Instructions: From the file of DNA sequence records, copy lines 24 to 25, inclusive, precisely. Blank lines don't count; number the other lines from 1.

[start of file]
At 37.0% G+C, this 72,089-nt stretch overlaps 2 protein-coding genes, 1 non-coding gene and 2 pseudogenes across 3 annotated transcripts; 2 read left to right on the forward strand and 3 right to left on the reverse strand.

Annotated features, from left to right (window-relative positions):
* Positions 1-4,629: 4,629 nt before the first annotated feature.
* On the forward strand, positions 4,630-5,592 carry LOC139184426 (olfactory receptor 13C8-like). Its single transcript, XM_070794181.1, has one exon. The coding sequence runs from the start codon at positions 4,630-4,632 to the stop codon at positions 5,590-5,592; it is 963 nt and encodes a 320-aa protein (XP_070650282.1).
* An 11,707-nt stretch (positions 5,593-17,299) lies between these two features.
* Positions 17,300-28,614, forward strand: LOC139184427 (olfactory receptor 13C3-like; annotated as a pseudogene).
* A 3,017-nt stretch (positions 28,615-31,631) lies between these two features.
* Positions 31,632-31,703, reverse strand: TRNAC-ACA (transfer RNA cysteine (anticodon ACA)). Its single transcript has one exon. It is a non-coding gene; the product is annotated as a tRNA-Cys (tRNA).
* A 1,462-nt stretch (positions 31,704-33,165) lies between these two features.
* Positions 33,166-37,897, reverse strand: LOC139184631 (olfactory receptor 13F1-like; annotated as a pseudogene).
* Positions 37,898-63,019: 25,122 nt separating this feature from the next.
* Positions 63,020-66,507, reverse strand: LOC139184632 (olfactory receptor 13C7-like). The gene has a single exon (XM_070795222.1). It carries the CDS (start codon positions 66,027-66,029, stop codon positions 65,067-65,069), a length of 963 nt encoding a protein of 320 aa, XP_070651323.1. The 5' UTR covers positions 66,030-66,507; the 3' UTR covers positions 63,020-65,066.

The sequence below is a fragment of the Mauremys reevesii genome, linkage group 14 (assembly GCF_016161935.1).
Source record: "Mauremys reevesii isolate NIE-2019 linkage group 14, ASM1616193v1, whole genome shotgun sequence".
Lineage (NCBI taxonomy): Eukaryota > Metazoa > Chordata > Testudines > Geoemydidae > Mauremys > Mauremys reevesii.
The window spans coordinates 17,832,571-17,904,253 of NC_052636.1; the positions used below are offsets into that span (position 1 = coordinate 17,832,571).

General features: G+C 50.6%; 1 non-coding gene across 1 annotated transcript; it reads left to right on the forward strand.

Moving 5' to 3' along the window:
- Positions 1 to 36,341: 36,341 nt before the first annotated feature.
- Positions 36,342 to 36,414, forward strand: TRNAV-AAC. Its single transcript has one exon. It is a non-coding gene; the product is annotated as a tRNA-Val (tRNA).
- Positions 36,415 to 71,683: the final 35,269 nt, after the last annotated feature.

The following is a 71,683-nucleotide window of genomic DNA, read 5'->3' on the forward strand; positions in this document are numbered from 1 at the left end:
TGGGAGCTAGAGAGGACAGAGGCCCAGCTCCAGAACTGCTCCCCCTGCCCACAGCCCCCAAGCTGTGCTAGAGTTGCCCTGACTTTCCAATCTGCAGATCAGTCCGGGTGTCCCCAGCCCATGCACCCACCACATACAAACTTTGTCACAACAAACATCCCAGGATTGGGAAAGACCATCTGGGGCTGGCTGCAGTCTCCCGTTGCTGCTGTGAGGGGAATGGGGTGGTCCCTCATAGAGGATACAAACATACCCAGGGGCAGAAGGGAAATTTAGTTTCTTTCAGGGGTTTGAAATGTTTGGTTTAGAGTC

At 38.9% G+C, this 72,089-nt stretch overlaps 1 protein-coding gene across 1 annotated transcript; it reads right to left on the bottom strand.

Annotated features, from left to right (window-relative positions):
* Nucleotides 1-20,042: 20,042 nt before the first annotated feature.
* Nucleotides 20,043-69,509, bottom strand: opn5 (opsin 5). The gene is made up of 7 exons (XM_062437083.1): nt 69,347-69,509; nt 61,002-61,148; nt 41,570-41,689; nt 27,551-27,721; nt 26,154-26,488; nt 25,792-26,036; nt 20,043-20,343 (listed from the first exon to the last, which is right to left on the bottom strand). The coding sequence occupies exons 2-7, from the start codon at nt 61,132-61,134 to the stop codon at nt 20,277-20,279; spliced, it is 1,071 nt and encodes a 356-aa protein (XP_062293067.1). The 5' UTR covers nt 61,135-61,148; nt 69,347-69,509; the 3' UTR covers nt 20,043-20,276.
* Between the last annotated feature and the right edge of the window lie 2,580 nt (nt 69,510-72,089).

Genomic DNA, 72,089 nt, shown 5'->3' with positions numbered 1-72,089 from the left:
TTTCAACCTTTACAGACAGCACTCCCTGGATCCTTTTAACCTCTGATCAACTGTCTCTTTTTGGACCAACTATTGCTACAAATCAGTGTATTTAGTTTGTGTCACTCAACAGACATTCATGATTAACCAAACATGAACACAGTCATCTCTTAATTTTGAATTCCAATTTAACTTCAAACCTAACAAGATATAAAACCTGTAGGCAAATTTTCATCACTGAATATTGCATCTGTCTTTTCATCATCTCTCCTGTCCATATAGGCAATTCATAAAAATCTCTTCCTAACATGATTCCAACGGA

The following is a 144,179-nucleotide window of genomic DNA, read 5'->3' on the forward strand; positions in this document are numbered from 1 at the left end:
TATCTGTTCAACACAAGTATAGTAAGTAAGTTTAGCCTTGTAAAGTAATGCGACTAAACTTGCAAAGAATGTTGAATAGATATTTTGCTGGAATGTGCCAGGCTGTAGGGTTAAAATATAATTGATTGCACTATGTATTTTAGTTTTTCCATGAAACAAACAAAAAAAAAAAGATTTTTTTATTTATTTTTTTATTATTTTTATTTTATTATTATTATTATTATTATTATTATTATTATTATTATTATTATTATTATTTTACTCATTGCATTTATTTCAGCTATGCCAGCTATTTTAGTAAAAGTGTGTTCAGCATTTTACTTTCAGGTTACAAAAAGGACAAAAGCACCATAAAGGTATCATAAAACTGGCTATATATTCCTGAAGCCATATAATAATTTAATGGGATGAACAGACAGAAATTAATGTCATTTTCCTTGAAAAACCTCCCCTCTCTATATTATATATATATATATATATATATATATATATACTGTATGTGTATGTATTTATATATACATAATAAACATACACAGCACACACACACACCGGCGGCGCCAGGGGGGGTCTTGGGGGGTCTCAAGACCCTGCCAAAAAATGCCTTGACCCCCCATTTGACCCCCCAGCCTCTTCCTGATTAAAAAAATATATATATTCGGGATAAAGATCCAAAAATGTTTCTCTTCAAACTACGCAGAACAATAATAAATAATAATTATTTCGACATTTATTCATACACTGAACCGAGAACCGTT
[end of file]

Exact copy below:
At 38.9% G+C, this 72,089-nt stretch overlaps 1 protein-coding gene across 1 annotated transcript; it reads right to left on the bottom strand.

Annotated features, from left to right (window-relative positions):